United States District Court, M.D. Tennessee, Nashville Division
WAVERLY D. CRENSHAW, JR. CHIEF UNITED STATES DISTRICT JUDGE
Howell (“Howell”) brought this action against the
Government of Fairview, Tennessee (“Fairview”)
and Officer Joseph Cox (“Cox”), pursuant to 42
U.S.C. § 1983 and the First and Fourth Amendments to the
U.S. Constitution, arising out of an arrest on July 25, 2012,
and subsequent prosecution. (Doc. No. 1.) Before the Court is
Defendants' Motion for Summary Judgment (Doc. No. 30);
Plaintiff's Response in Opposition (Doc. No. 37);
Defendants' Reply (Doc. No. 40); Defendants'
Statement of Undisputed Material Facts (Doc. No. 34);
Plaintiff's Response to Defendants' Statement of
Undisputed Material Facts and Additional Proposed Facts (Doc.
No. 38); Defendants' Response to Plaintiff's
Statement of Additional Proposed Facts (Doc. No. 41); and
numerous exhibits. The Motion is ripe for decision. For the
following reasons, the Defendants' motion will be
25, 2012, Fairview police officers were dispatched to a bar
to respond to a report of a possible fight in progress. (Doc.
No. 32-1 at 1-2.) Cox arrived and saw two men walking away
from the bar. (Id. at 2.) He stopped them and asked
whether they were engaged in a fight. (Id.) Howell
had been drinking. (Doc. No. 31-1 at 25, 43, 87, 95-96,
101-02.) Howell confirmed to Cox that he had been in a verbal
altercation with someone at the bar. (Id. at 88,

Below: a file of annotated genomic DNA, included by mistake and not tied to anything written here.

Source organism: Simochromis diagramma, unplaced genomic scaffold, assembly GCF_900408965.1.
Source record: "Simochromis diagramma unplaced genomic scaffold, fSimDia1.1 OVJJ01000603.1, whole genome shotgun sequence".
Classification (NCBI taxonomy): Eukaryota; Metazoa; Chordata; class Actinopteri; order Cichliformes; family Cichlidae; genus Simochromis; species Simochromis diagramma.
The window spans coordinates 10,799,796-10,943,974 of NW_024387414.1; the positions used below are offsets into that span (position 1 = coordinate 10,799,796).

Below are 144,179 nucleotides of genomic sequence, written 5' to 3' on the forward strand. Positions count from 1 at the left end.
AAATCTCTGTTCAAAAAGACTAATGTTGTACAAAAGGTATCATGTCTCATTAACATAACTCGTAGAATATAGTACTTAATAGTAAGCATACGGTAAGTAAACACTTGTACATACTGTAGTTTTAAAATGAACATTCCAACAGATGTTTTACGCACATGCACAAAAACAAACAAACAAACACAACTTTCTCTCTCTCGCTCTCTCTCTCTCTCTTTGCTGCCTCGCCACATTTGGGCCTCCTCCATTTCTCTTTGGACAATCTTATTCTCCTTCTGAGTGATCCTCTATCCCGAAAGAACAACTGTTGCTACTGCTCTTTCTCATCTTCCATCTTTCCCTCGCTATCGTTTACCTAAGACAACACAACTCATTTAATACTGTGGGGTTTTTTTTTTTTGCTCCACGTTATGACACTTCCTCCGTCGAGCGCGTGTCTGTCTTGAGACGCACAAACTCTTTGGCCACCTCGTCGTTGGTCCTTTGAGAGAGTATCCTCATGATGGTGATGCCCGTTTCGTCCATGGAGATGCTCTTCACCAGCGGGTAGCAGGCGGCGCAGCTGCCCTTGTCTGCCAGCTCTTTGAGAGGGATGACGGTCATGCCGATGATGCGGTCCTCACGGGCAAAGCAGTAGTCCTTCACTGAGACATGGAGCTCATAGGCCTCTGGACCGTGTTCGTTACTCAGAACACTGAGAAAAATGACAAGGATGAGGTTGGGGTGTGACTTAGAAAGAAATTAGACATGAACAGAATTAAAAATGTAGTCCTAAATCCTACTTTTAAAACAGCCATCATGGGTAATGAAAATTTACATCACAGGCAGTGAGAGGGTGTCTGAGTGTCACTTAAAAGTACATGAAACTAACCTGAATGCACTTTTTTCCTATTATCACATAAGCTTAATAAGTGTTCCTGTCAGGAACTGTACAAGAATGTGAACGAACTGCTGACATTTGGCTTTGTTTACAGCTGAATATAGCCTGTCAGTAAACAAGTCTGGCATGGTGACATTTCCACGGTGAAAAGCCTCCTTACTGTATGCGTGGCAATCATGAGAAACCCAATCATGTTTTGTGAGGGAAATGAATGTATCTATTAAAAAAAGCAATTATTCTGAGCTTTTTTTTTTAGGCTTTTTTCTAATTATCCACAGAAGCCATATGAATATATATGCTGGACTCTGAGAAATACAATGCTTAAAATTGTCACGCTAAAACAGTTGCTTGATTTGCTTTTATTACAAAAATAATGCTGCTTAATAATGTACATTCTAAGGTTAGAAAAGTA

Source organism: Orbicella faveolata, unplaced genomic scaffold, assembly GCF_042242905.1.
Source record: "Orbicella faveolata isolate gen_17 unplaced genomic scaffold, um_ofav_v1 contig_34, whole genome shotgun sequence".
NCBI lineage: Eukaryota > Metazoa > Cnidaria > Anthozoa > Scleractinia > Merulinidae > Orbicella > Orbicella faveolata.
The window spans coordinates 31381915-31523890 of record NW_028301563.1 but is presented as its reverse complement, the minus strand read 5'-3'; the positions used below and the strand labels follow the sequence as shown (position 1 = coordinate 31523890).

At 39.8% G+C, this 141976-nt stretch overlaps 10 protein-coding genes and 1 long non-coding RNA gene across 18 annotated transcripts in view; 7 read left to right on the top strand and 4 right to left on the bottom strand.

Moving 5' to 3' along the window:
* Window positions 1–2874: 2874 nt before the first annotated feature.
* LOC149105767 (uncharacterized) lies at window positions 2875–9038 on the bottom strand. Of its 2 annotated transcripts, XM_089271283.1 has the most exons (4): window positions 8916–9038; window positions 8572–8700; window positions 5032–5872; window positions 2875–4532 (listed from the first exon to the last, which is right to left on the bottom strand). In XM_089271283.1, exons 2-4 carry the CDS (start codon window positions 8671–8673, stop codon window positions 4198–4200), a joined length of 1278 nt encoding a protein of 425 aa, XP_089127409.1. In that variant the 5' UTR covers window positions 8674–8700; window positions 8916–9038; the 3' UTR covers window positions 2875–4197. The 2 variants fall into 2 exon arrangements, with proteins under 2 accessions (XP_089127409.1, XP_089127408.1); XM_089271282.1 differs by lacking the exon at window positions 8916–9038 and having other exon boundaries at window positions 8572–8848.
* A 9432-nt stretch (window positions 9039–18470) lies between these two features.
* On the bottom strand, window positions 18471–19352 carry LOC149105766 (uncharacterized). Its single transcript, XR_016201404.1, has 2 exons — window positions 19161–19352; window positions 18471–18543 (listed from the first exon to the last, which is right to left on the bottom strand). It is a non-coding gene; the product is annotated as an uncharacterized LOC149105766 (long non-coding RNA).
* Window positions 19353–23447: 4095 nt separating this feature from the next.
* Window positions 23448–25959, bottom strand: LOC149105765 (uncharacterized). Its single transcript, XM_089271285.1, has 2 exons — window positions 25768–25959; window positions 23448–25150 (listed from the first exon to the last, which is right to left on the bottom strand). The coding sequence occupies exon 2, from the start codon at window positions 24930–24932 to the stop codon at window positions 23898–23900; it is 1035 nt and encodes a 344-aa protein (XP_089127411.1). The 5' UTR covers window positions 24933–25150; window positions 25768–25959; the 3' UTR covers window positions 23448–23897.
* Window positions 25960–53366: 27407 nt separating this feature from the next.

96-97, 99; Doc. No. 32-1 at 2.) According to Cox, Howell was
acting aggressively and using foul language. (Doc. No. 32-1 at
arrested Howell, transported him to the police station, gave
him a citation for public intoxication, and released him to a
sober ride. (Doc. Nos. 31-3; 31-1 at 131; 32-1 at 2.)
Howell's preliminary hearing was scheduled for August 17,
2012, at which time Howell waived the hearing and was
released on his own recognizance. (Doc. Nos. 32-1 at 2;
31-3.) On September 10, 2012, a grand jury indicted Howell on
the charge of public intoxication. (Doc. No. 31-4.)
case was tried by a jury in the Williamson County Criminal
Court on July 11, 2013. (Doc. No. 31-5.) However, during the
proceedings, Howell was hospitalized and the judge declared a
mistrial. (Id.) The court rescheduled the case for
“review” on February 6, 2015. (Doc. No. 31-6.)
Howell failed to appear. (Doc. Nos. 32-1 at 3; 31-7.) The
court issued a Capias for Howell's arrest. (Doc. No.
March 17, 2015, Cox was on patrol and spotted Howell. (Doc.
No. 32-1 at 3.) Cox detained Howell until the Williamson
County Sheriff's Office could arrive with the Capias,
arrest Howell pursuant to it, and transport Howell to jail.
(Id.) Howell remained in jail without bail for
fourteen days, until April 1, 2015. (Id.; Doc. Nos.
31-1 at 151; 31-8.) During that intervening time, Howell
filed an emergency motion to set bond, and it was denied.
(Doc. No. 31-1 at 151.) On April 1, 2015, the Court set aside
the Capias and reinstated Howell's release on his own
recognizance. (Doc. No. 31-8.) According to Howell's
declaration, the judge and court clerk acknowledged to Howell
that they had not properly notified him of the court date he